Controlling or coercive behaviour brought under control by new offence


The Serious Crime Act 2015 created a new offence of controlling or coercive behaviour in intimate or familial relationships. The new offence carries a maximum sentence of 5 years’ imprisonment, a fine or both.

Controlling or coercive behaviour does not relate to a single incident, it is a purposeful pattern of behaviour which takes place over time in order for one individual to exert power, control or coercion over another. The intention of the perpetrator in controlling their family member is to isolate the family member from wider family, cut off means of independence and escape, regulate daily life and exploit resources for personal gain.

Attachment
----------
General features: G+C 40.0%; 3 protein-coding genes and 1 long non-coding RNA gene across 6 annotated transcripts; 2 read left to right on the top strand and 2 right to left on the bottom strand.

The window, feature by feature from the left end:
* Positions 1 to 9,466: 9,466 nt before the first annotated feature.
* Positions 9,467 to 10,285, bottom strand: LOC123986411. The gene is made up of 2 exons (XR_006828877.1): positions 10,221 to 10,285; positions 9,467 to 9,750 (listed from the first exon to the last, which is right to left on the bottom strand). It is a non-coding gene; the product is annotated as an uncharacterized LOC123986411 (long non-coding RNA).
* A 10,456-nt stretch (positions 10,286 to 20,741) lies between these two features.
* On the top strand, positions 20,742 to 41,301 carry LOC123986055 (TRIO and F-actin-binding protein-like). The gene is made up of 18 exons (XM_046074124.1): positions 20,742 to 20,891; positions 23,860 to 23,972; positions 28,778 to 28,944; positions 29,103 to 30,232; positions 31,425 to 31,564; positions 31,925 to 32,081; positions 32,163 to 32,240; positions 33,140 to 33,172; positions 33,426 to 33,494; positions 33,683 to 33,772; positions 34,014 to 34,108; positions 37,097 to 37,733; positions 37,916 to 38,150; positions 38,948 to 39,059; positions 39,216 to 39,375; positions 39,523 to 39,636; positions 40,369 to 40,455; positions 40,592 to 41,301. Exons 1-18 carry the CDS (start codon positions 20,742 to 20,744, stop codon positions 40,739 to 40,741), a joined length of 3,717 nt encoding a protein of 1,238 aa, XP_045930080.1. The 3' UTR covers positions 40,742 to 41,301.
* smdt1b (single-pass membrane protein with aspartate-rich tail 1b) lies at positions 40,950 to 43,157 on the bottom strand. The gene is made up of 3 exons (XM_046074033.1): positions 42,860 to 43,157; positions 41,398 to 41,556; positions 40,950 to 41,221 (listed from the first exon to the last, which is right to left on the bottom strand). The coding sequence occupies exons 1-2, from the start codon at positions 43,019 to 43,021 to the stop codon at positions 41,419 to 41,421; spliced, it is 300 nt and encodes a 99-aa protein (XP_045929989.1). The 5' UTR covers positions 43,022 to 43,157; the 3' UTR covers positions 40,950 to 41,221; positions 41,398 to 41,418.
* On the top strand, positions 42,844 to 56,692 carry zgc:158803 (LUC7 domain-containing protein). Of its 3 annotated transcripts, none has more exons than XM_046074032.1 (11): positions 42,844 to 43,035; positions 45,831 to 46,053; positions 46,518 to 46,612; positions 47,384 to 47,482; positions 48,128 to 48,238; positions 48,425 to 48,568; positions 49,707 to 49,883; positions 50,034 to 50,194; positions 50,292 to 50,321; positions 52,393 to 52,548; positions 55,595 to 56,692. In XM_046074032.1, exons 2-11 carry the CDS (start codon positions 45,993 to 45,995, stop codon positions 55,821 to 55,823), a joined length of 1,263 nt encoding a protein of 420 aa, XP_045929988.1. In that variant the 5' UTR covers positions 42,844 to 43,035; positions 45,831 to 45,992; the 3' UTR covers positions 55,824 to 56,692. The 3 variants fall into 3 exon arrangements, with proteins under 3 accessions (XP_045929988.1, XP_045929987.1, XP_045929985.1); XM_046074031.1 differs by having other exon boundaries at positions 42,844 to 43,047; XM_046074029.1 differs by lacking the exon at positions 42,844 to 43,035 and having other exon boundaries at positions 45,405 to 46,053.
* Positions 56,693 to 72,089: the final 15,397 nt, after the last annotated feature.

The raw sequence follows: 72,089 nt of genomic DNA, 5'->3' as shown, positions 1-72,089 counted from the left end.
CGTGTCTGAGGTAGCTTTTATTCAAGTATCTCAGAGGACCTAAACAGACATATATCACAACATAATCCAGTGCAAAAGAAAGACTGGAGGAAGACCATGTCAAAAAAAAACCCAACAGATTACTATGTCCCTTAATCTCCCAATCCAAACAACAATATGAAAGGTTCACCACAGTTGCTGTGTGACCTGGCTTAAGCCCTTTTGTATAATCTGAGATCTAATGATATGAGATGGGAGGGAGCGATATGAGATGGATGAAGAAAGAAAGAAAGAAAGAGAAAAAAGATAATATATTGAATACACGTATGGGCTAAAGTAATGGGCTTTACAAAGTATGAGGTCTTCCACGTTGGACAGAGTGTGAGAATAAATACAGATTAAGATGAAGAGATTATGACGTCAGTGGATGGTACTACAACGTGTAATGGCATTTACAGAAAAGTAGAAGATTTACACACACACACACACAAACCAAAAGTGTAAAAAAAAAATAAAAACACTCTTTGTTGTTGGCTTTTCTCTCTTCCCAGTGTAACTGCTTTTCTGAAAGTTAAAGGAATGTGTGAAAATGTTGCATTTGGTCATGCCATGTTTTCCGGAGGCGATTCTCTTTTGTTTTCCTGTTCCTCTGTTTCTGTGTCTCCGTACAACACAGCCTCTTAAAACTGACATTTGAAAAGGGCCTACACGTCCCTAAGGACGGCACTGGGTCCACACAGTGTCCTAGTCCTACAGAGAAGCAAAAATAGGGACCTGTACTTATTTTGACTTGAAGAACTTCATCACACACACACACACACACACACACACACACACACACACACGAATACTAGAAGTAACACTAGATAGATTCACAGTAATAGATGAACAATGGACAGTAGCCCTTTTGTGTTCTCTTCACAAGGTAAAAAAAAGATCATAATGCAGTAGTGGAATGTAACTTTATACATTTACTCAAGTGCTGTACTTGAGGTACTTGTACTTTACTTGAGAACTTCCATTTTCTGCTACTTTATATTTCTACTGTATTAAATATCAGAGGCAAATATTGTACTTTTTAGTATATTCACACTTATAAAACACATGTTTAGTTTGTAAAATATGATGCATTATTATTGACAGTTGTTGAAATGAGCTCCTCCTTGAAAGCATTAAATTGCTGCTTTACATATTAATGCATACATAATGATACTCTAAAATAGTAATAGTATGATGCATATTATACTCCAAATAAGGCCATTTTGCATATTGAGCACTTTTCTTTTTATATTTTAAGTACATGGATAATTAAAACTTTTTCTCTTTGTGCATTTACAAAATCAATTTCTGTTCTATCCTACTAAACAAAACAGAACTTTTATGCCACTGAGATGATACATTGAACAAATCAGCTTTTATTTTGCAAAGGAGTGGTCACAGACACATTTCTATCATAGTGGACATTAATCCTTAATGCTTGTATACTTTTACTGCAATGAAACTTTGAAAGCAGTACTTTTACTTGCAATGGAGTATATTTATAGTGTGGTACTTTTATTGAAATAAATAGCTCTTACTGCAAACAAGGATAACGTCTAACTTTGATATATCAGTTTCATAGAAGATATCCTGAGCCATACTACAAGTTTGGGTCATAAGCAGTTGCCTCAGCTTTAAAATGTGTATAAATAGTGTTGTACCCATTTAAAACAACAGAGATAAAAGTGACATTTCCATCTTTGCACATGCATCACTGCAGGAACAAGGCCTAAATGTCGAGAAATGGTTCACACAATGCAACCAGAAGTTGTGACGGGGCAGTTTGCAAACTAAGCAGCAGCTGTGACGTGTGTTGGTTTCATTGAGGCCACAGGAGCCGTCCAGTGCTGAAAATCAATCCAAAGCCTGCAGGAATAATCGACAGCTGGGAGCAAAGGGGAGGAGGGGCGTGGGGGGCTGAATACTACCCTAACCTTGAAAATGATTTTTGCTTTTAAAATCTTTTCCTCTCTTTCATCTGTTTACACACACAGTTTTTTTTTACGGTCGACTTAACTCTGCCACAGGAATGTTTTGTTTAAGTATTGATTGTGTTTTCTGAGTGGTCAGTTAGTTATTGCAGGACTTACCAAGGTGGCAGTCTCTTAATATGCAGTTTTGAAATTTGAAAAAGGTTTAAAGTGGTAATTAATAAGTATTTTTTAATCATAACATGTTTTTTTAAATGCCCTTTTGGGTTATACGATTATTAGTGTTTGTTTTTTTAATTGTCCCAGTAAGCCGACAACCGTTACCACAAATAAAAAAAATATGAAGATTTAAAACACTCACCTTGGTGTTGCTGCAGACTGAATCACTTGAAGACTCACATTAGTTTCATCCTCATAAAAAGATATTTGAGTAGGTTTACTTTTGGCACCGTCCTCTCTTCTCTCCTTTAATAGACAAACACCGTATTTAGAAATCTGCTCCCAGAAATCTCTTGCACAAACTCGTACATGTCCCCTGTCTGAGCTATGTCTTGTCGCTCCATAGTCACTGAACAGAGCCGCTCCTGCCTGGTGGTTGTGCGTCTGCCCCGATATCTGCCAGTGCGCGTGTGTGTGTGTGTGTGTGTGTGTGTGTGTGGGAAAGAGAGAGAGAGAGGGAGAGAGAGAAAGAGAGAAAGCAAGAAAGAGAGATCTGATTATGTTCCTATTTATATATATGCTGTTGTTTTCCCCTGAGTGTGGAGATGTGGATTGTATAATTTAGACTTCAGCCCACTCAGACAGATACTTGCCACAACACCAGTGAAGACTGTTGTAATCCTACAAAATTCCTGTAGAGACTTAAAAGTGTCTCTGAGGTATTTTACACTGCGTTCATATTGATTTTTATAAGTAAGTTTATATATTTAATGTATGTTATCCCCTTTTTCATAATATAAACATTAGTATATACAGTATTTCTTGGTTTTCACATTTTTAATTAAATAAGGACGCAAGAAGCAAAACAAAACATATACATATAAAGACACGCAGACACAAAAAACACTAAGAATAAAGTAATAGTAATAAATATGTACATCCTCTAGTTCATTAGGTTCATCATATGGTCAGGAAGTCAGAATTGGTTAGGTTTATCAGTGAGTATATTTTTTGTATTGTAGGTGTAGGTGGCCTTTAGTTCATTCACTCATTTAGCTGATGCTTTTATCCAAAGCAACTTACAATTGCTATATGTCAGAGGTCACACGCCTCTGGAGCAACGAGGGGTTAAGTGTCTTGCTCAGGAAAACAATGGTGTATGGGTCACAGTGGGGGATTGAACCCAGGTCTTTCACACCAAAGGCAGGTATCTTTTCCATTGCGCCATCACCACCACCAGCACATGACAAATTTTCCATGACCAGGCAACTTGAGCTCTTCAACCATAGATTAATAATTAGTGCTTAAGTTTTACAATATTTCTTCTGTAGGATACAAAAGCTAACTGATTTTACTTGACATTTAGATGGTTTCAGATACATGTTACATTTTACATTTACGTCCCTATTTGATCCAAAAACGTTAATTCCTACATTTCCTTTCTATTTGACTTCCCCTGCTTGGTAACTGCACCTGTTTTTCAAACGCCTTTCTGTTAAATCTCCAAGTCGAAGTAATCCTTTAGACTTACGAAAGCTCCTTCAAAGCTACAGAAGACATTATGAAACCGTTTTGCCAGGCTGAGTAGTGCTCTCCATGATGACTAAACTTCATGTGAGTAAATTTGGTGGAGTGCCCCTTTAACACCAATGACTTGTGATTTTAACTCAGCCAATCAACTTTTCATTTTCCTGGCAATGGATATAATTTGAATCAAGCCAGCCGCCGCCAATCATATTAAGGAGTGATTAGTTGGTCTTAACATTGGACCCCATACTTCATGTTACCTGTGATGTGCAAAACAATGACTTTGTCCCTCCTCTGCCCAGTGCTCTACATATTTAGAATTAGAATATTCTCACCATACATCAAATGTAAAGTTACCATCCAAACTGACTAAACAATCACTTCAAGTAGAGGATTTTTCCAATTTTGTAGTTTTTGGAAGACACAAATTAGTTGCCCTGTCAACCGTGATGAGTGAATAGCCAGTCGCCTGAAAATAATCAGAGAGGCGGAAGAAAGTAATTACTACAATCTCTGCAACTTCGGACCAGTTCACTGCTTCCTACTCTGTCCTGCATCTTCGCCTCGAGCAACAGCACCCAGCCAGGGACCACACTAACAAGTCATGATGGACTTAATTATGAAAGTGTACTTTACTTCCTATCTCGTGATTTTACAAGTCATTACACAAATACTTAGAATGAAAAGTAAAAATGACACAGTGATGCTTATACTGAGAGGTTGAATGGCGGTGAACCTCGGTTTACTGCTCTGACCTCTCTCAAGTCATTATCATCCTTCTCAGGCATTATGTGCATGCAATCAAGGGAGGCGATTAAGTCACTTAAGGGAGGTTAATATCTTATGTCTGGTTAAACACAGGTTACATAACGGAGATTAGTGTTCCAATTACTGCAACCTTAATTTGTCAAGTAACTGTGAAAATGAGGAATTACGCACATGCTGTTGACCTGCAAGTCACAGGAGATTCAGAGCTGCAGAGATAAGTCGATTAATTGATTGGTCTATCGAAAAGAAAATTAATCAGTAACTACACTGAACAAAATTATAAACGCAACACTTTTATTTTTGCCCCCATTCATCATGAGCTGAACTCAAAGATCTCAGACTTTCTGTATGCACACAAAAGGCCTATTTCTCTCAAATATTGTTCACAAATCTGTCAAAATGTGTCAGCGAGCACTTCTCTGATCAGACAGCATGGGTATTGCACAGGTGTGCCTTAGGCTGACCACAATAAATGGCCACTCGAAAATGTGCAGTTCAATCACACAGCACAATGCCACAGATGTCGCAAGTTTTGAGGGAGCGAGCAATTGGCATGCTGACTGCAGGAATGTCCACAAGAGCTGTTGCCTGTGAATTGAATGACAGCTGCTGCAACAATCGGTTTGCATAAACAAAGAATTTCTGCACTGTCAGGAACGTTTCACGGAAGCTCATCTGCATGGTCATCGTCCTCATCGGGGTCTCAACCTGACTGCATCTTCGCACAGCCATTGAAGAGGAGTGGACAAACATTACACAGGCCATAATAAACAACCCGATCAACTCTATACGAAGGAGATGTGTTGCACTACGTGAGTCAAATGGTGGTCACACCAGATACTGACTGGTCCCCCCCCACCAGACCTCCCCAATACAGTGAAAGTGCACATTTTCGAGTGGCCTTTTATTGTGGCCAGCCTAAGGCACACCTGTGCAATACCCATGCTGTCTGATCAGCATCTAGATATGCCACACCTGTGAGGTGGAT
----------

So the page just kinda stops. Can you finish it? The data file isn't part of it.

Coercion comes in the form of threats, assault, punishment and humiliation. These acts are not a new phenomenon and have featured in divorce petitions for decades. However the government at long last realised the need for recognition of such acts as criminal behaviour and a clear message has been sent by the introduction of this offence. A disproportionate number of women compared to men suffer from coercive and controlling behaviour.

Ipswich organisation Lighthouse provides a safe and supportive refuge, a domestic violence advisor and a range of community services to support women and children to rebuild their lives after domestic abuse.

Nicola Furmston is a solicitor and head of the Family team at Barker Gotelee.

Family Solicitors in Ipswich – for more information on our range of legal services, please call the team on 01473 611211 or email bg@barkergotelee.co.uk